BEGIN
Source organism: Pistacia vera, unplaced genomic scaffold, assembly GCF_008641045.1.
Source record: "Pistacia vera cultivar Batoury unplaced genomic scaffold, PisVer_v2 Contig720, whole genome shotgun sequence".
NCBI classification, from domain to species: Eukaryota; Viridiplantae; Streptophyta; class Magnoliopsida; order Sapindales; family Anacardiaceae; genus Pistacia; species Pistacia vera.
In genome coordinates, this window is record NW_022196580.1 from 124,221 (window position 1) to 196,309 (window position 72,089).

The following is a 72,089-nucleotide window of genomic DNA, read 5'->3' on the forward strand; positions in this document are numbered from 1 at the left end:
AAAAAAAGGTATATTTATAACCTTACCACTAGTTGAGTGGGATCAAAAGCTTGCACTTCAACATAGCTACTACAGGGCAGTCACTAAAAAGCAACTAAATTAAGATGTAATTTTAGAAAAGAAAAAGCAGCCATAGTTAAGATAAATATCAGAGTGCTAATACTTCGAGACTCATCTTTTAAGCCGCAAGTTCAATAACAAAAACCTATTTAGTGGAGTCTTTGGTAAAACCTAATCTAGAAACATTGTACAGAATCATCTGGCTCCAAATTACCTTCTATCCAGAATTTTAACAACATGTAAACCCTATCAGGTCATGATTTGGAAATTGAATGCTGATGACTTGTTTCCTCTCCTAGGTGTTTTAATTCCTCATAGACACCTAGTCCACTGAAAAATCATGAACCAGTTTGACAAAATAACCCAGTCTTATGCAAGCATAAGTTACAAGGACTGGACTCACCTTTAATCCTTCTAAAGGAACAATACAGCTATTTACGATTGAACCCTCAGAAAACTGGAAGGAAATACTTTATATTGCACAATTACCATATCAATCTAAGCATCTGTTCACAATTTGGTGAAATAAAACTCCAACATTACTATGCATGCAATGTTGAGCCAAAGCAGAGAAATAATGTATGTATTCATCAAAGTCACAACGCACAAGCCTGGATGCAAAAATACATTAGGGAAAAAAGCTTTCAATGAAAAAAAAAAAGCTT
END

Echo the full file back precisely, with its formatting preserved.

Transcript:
Source organism: Pistacia vera, unplaced genomic scaffold, assembly GCF_008641045.1.
Source record: "Pistacia vera cultivar Batoury unplaced genomic scaffold, PisVer_v2 Contig720, whole genome shotgun sequence".
NCBI classification, from domain to species: Eukaryota; Viridiplantae; Streptophyta; class Magnoliopsida; order Sapindales; family Anacardiaceae; genus Pistacia; species Pistacia vera.
In genome coordinates, this window is record NW_022196580.1 from 124,221 (window position 1) to 196,309 (window position 72,089).

The following is a 72,089-nucleotide window of genomic DNA, read 5'->3' on the forward strand; positions in this document are numbered from 1 at the left end:
AAAAAAAGGTATATTTATAACCTTACCACTAGTTGAGTGGGATCAAAAGCTTGCACTTCAACATAGCTACTACAGGGCAGTCACTAAAAAGCAACTAAATTAAGATGTAATTTTAGAAAAGAAAAAGCAGCCATAGTTAAGATAAATATCAGAGTGCTAATACTTCGAGACTCATCTTTTAAGCCGCAAGTTCAATAACAAAAACCTATTTAGTGGAGTCTTTGGTAAAACCTAATCTAGAAACATTGTACAGAATCATCTGGCTCCAAATTACCTTCTATCCAGAATTTTAACAACATGTAAACCCTATCAGGTCATGATTTGGAAATTGAATGCTGATGACTTGTTTCCTCTCCTAGGTGTTTTAATTCCTCATAGACACCTAGTCCACTGAAAAATCATGAACCAGTTTGACAAAATAACCCAGTCTTATGCAAGCATAAGTTACAAGGACTGGACTCACCTTTAATCCTTCTAAAGGAACAATACAGCTATTTACGATTGAACCCTCAGAAAACTGGAAGGAAATACTTTATATTGCACAATTACCATATCAATCTAAGCATCTGTTCACAATTTGGTGAAATAAAACTCCAACATTACTATGCATGCAATGTTGAGCCAAAGCAGAGAAATAATGTATGTATTCATCAAAGTCACAACGCACAAGCCTGGATGCAAAAATACATTAGGGAAAAAAGCTTTCAATGAAAAAAAAAAAGCTT